Several weeks ago we featured Part One of an article on Private Mortgage
) and the relatively recent twist called
a Piggyback Mortgage
which allow a borrower
to eliminate PMI
. You may have noticed
that the follow-up articles have not appeared.
If you were waiting breathlessly (sure you were), our apologies. There was
a computer glitch that caused some of the delay, but much of the time went into
more research into PMI.
Information on this type of insurance is surprisingly limited. A computer search
turns up thousands of results, but very few of the dozens of websites we looked
at went beyond explaining when and why PMI is required. We were particularly
interested in how PMI rates (premiums) were handled over the life of the loan
' whether they declined with the loan balance or if there were periodic
increases or decreases that reflected underlying economic factors. The mortgage
loan officers to whom we spoke admitted they had long wondered about some of
these things themselves but had no clear idea how the process worked.
Finally we contacted AIG United Guaranty, a private mortgage insurer. When
we finally reached the correct department (three regional offices, corporate
headquarters, and seven very nice people later) my several questions brought
them to a dead stop. Apparently no one had ever asked about such things before.
However, the public affairs spokeswoman was no quitter and she was able, after
some delay, to obtain answers to each of my questions from the corporation's
Vice President of Claims. These answers, of course, pertain only to United Guaranty,
but other companies probably follow essentially similar rules. Because the answers
are complicated and we certainly don't wish to misrepresent United Guarantee,
we are quoting them verbatim. Also, this was an email exchange so there may
be some duplication among questions and answers.
MortgageNewsDaily: Do new premiums fluctuate over time? If
so, are they tied to interest rates and if not, what are the underlying factors?
United Guarantee: Actually, the majority of mortgage insurance
premiums stay the same for years one through ten of the loan and then reduce
to an annualized rate of .20 basis points (times the loan amount and then divided
by 12 for a monthly amount.) Premiums that do not reduce are described in the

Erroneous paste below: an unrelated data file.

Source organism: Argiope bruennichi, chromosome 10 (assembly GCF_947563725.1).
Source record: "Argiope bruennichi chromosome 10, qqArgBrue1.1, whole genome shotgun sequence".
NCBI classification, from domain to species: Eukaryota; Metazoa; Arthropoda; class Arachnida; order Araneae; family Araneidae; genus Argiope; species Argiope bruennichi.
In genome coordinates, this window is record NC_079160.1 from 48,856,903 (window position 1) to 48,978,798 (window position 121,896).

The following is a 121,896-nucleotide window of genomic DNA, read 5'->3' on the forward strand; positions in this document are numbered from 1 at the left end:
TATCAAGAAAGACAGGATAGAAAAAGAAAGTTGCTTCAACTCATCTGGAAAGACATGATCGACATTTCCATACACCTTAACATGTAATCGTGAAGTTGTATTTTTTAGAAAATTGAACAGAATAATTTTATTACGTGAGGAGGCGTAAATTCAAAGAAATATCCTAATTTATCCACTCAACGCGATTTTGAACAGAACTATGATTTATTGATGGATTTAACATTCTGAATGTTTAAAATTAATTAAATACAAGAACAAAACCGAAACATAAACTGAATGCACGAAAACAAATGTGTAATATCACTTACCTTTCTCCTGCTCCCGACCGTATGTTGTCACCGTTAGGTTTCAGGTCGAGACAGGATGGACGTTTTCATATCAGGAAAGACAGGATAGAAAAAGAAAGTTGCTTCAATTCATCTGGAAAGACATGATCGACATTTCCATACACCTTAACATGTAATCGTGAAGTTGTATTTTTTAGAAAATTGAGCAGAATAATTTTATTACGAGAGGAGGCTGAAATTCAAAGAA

This would be the only fluctuation (reduction) in the mortgage insurance premiums
which is not tied to interest rates. The total monthly loan payment itself may
change if the loan is an adjustable rate mortgage, but the mortgage insurance
premium would remain a constant within that payment. (A financed MI premium
would not show up in the monthly mortgage payment as that premium would then
become a part of the total amount borrowed.)
AIG United Guaranty and other mortgage insurers have, in recent years, filed
additional rates for riskier loans including A-minus loans and loans that feature
limited documentation. These new programs ' which feature higher premium
factors ' could lead to the perception that premiums fluctuate, but in
most cases, our premiums have remained constant over many years.
One last thought: a refinance resulting in a higher loan balance due to cash
out would lead to a higher MI premium if the borrower opts to borrow enough
to make MI necessary (less than 20 percent equity in the home.)
MortgageNewsDaily: Once a borrower is covered under a PMI
policy, is his premium fixed for the duration of the policy even as the loan
balance is declining and even if premiums on new policies increase or decline?
United Guarantee: Yes. The premium is fixed for that particular
loan, even if the loan balance declines, but it will drop in year 11 to .20
basis points (see my answer in Question 1 above.) Nearly all of our MI renewals
are based on the original loan balance and a not a declining one. For those
based on a declining loan balance, there is no reduction in premiums in year
11 as described in my first answer.
We admitted to confusion as to how a payoff on a claim is calculated and it
is considerably more nuanced than we had thought, tied to the amount of coverage
the lender demands that the borrower pay for. United Guarantee stated:
Our payment (to the lender) is not based on the difference in required versus
actual down payment. If a lender specifies, for example, 25 percent "coverage"
for the loan, we pay 25 percent of the total amount outstanding on the loan
(principal balance plus other costs accumulated when the lender/servicer forecloses,
as illustrated below:
|Original purchase price:
|Original loan (10% down - $15,000)
|Principal balance at default
|Property preservation expenses
|Less escrow balances
|Coverage on policy is 25 percent
|So claim payment is (25% x $142,740)
So you see this claim payment is considerably higher than the extra $15,000
required to reach a 20% down payment in the original purchase. We cover more
than just that "gap."
In the next article we will take a look at the numbers involved in PMI vs. piggy
back mortgages and at some of the claims PMI insurers are making about the risks
inherent in choosing their competition.